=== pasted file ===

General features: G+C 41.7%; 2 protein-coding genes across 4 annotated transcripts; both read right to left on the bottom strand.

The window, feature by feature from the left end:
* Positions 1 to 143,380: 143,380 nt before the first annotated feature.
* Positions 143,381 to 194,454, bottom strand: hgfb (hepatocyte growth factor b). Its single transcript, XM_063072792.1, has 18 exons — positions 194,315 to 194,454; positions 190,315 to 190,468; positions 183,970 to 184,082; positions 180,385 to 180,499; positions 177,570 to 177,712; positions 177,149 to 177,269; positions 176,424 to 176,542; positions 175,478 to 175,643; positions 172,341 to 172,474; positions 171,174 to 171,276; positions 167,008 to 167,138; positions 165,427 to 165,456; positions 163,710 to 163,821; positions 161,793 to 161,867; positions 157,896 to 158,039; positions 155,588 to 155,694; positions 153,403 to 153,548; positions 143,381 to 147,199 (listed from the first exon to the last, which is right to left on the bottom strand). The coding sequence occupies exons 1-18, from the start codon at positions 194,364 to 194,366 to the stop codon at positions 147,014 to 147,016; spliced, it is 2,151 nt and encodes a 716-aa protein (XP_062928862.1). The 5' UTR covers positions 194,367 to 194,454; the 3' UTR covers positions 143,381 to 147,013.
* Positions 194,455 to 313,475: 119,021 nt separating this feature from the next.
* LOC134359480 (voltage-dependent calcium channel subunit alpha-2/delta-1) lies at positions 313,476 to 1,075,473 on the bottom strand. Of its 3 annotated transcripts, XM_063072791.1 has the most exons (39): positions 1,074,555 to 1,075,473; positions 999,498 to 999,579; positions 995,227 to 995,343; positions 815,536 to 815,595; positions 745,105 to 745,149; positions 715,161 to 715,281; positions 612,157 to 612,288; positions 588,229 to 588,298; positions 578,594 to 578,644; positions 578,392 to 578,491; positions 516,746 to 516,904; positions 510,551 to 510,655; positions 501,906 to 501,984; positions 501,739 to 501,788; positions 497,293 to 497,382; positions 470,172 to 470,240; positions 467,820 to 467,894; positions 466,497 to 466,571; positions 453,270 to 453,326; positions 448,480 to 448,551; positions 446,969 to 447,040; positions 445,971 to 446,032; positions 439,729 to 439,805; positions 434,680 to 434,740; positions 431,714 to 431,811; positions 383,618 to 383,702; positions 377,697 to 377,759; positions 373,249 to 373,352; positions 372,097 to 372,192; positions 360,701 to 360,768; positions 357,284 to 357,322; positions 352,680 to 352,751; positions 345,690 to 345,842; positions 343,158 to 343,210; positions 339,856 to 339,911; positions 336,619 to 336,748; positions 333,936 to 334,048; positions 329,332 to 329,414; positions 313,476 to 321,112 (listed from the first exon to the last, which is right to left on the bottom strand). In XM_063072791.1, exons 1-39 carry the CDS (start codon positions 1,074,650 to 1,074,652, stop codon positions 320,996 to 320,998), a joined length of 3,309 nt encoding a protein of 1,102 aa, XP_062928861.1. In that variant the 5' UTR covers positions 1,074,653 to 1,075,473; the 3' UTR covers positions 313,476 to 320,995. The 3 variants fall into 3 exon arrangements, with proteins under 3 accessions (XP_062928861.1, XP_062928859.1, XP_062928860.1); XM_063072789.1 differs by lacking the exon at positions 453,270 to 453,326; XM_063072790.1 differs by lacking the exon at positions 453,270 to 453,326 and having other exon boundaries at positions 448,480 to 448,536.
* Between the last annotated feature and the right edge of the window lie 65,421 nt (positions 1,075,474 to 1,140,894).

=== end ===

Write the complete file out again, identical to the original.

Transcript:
General features: G+C 41.7%; 2 protein-coding genes across 4 annotated transcripts; both read right to left on the bottom strand.

The window, feature by feature from the left end:
* Positions 1 to 143,380: 143,380 nt before the first annotated feature.
* Positions 143,381 to 194,454, bottom strand: hgfb (hepatocyte growth factor b). Its single transcript, XM_063072792.1, has 18 exons — positions 194,315 to 194,454; positions 190,315 to 190,468; positions 183,970 to 184,082; positions 180,385 to 180,499; positions 177,570 to 177,712; positions 177,149 to 177,269; positions 176,424 to 176,542; positions 175,478 to 175,643; positions 172,341 to 172,474; positions 171,174 to 171,276; positions 167,008 to 167,138; positions 165,427 to 165,456; positions 163,710 to 163,821; positions 161,793 to 161,867; positions 157,896 to 158,039; positions 155,588 to 155,694; positions 153,403 to 153,548; positions 143,381 to 147,199 (listed from the first exon to the last, which is right to left on the bottom strand). The coding sequence occupies exons 1-18, from the start codon at positions 194,364 to 194,366 to the stop codon at positions 147,014 to 147,016; spliced, it is 2,151 nt and encodes a 716-aa protein (XP_062928862.1). The 5' UTR covers positions 194,367 to 194,454; the 3' UTR covers positions 143,381 to 147,013.
* Positions 194,455 to 313,475: 119,021 nt separating this feature from the next.
* LOC134359480 (voltage-dependent calcium channel subunit alpha-2/delta-1) lies at positions 313,476 to 1,075,473 on the bottom strand. Of its 3 annotated transcripts, XM_063072791.1 has the most exons (39): positions 1,074,555 to 1,075,473; positions 999,498 to 999,579; positions 995,227 to 995,343; positions 815,536 to 815,595; positions 745,105 to 745,149; positions 715,161 to 715,281; positions 612,157 to 612,288; positions 588,229 to 588,298; positions 578,594 to 578,644; positions 578,392 to 578,491; positions 516,746 to 516,904; positions 510,551 to 510,655; positions 501,906 to 501,984; positions 501,739 to 501,788; positions 497,293 to 497,382; positions 470,172 to 470,240; positions 467,820 to 467,894; positions 466,497 to 466,571; positions 453,270 to 453,326; positions 448,480 to 448,551; positions 446,969 to 447,040; positions 445,971 to 446,032; positions 439,729 to 439,805; positions 434,680 to 434,740; positions 431,714 to 431,811; positions 383,618 to 383,702; positions 377,697 to 377,759; positions 373,249 to 373,352; positions 372,097 to 372,192; positions 360,701 to 360,768; positions 357,284 to 357,322; positions 352,680 to 352,751; positions 345,690 to 345,842; positions 343,158 to 343,210; positions 339,856 to 339,911; positions 336,619 to 336,748; positions 333,936 to 334,048; positions 329,332 to 329,414; positions 313,476 to 321,112 (listed from the first exon to the last, which is right to left on the bottom strand). In XM_063072791.1, exons 1-39 carry the CDS (start codon positions 1,074,650 to 1,074,652, stop codon positions 320,996 to 320,998), a joined length of 3,309 nt encoding a protein of 1,102 aa, XP_062928861.1. In that variant the 5' UTR covers positions 1,074,653 to 1,075,473; the 3' UTR covers positions 313,476 to 320,995. The 3 variants fall into 3 exon arrangements, with proteins under 3 accessions (XP_062928861.1, XP_062928859.1, XP_062928860.1); XM_063072789.1 differs by lacking the exon at positions 453,270 to 453,326; XM_063072790.1 differs by lacking the exon at positions 453,270 to 453,326 and having other exon boundaries at positions 448,480 to 448,536.
* Between the last annotated feature and the right edge of the window lie 65,421 nt (positions 1,075,474 to 1,140,894).